Tuesday, April 5, 2016

Sea Launch SOLD.....Again?

Story is here at SatNews Weekly.


Ongoing discussion at NASASpaceFlight.com is here. 


And as expected, Boeing has filed to block the sale.

Well, this is another "interesting" rumor. Over the last several years, there have been continuing rumors of Sea Launch having been sold, or new investors coming in, or the Russian government taking it over, or blah, blah, blah, blah, blah.

The ships are still sitting there at the dock, and the staff is down to about 30 people....10 who take care of the facility, and 20 that push paper do administrative duties all day long.

There's no marketing to speak of, except by the Head Guy, who still attends the various conventions and symposiums of launch providers.

The launch vehicle, a Zenit 3-SL, is a Ukrainian built rocket, with a Russian engine, and those two countries aren't exactly on the best of terms these days, so customers have doubts over the availability of a launch vehicle if they sign a contract to launch.

Boeing is completely out of the picture (AFAIK) at this time. Boeing provided the entire Payload Accommodation (Fairing, interface structure, avionics, integration and launch support), along with other launch support personnel.

Boeing is still owed approximately $365 million in loan guarantees that two of the previous partners had agreed to, and then never made good on, when Sea Launch went into Chapter 11 in 2009. Boeing has been slowly going through the legal process to try and recover this money, and received a judgment in their favor several months ago.

A lot of the equipment on the ships that I worked on is 1990's design and implementation, and frankly, it's obsolete. Some of it is no longer supported by the companies that originally built it (a couple of those companies no longer exist, having been absorbed by others), and some of it was marginally supported at great cost.

Some of the systems I worked on weren't working properly, and there's a couple I know of that may not even turn back on.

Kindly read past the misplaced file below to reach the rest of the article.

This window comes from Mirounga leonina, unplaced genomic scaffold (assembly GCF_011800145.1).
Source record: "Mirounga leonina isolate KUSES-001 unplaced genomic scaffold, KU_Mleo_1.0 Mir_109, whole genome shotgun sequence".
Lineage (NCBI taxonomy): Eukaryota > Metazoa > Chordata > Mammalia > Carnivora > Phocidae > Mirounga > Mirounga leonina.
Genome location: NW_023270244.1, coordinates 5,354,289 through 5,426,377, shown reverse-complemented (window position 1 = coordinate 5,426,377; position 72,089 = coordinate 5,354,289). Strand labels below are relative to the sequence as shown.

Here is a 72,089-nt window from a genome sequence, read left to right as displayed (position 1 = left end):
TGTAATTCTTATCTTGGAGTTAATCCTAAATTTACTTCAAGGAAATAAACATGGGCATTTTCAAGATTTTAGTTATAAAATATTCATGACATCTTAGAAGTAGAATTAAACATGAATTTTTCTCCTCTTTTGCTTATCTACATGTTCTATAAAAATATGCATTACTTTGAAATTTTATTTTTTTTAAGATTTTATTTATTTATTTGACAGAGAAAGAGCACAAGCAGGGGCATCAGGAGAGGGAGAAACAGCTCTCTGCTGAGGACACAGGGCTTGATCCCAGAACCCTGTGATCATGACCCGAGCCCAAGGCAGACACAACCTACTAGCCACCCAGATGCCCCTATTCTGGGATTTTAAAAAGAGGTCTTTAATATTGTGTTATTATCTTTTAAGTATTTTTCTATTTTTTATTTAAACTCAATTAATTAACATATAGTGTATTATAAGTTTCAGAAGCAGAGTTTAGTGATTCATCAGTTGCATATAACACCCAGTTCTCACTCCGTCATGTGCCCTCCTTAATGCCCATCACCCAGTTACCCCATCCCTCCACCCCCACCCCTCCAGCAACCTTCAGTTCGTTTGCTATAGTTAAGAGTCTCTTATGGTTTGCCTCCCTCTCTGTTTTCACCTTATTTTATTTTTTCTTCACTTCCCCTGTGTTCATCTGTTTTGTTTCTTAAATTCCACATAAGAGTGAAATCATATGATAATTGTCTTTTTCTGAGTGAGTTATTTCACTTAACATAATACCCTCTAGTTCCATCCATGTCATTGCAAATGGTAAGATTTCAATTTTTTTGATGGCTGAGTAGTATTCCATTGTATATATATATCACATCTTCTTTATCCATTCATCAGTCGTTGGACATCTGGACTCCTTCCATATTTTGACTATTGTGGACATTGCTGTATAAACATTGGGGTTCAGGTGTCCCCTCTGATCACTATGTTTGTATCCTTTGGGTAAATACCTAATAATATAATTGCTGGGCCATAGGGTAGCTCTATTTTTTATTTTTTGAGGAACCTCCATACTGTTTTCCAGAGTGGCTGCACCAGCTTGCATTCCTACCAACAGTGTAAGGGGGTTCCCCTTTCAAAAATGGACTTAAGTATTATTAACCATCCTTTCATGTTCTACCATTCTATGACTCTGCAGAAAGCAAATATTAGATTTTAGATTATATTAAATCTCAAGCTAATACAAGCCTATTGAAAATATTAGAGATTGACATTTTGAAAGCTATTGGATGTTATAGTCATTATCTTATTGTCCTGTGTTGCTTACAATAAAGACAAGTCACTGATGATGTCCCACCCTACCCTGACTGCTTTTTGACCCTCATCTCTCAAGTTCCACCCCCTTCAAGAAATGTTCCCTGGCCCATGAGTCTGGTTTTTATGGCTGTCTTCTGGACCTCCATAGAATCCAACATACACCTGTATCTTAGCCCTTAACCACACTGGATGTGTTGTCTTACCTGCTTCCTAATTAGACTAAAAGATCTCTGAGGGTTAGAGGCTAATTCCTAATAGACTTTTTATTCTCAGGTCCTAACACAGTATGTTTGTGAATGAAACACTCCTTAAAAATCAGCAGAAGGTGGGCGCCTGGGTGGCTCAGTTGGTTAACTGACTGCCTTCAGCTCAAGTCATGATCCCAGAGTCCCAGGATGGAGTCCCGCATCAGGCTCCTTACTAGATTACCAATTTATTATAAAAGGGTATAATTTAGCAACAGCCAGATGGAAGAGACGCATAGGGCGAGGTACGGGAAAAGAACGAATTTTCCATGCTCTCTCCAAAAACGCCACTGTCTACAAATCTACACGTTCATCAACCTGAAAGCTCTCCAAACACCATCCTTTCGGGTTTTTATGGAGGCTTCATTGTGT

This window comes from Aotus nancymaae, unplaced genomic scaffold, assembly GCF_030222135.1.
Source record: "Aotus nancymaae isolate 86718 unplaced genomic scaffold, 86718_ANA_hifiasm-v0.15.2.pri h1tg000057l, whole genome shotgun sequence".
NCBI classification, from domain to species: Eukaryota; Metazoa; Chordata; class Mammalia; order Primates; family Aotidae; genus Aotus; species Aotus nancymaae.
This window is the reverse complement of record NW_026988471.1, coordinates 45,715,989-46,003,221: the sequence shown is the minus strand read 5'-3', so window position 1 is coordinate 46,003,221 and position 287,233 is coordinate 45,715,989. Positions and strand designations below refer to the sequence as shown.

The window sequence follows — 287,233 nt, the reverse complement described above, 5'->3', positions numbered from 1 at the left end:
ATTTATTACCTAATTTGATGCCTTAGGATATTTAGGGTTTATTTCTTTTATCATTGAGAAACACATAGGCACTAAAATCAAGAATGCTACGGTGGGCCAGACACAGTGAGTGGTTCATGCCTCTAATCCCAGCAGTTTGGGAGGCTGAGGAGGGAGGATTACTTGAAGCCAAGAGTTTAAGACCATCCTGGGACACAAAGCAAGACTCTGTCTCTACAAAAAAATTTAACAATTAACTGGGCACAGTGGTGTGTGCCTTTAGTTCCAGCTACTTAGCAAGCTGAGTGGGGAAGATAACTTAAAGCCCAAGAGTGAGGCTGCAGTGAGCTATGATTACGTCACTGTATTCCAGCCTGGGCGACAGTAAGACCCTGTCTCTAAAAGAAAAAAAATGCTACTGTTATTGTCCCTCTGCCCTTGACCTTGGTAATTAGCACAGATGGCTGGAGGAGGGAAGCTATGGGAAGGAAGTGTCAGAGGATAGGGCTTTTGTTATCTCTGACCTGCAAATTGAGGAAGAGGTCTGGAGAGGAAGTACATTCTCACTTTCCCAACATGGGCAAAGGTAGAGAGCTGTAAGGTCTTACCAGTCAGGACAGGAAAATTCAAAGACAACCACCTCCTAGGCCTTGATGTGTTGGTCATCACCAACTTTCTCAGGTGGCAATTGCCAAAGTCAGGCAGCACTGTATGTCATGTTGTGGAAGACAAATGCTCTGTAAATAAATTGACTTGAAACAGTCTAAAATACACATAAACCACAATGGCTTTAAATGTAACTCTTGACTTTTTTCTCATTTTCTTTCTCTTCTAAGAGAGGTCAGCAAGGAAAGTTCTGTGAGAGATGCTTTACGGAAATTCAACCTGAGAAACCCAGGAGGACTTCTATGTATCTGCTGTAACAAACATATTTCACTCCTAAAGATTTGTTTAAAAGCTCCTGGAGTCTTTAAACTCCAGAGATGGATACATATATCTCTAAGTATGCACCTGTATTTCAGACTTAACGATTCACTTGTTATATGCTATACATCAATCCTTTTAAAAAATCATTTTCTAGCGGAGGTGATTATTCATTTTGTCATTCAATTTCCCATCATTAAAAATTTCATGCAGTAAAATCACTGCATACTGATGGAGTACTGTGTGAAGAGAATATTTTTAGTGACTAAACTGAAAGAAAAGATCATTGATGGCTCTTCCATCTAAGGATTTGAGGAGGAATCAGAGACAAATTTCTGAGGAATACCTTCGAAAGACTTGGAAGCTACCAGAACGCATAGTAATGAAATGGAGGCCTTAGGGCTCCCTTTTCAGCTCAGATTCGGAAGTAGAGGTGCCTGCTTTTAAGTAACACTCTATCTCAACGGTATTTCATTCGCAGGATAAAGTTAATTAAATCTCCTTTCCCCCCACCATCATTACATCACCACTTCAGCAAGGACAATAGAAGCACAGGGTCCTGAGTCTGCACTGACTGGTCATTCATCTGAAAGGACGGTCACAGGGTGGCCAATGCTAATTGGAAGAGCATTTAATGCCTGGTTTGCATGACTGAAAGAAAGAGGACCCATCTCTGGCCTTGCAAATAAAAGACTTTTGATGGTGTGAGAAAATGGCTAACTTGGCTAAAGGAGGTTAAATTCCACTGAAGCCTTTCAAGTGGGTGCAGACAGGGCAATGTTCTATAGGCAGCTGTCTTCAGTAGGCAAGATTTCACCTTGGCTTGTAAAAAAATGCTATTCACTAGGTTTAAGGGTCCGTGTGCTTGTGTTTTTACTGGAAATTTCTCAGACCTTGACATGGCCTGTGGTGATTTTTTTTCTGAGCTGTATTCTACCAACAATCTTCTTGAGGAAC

There were plans to replace a lot of it, but as is so often the case, the money simply wasn't available after they came out of Chapter 11.

Refitting the ships to use a different Launch Vehicle has been discussed in numerous forums, and while it could be done, the cost would be significant.

Re-engining the Zenit is out of my area of expertise, so I can't comment on that other than to say all the support equipment on the Launch Platform was designed and built specifically for that Launch Vehicle.

Again, it all comes down to money. As we used to say when I was racing, "Speed costs money. How fa$t do you really want to go?".

6 comments:

  1. Glad you're out of that mess...

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  2. I haven't kept up on the whole saga; it sounds like a good idea, but it appears to me like there wasn't enough interest for it to be viable - was it due to high costs from that marginally supported equipment mentioned above and maybe Boeing's defense contractor background bringing a high cost approach to it?

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  3. There were a variety of "problems" they had over the years, leading up to the Chapter 11 filing they did.

    There was an entirely different set of problems after the new owners took over, a lot of them culturally related.

    I'll do a better reply to this later, or maybe do another post.

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  4. The ships are still just sitting there. I pass by them a couple of times a week when I drive from Long Beach to San Pedro to volunteer on the Iowa.

    Sad to see them sitting there, BUT it would cost a truckload of gold bullion to get things running again, and customers are leery of signing a launch contract.

    ReplyDelete

Keep it civil, please....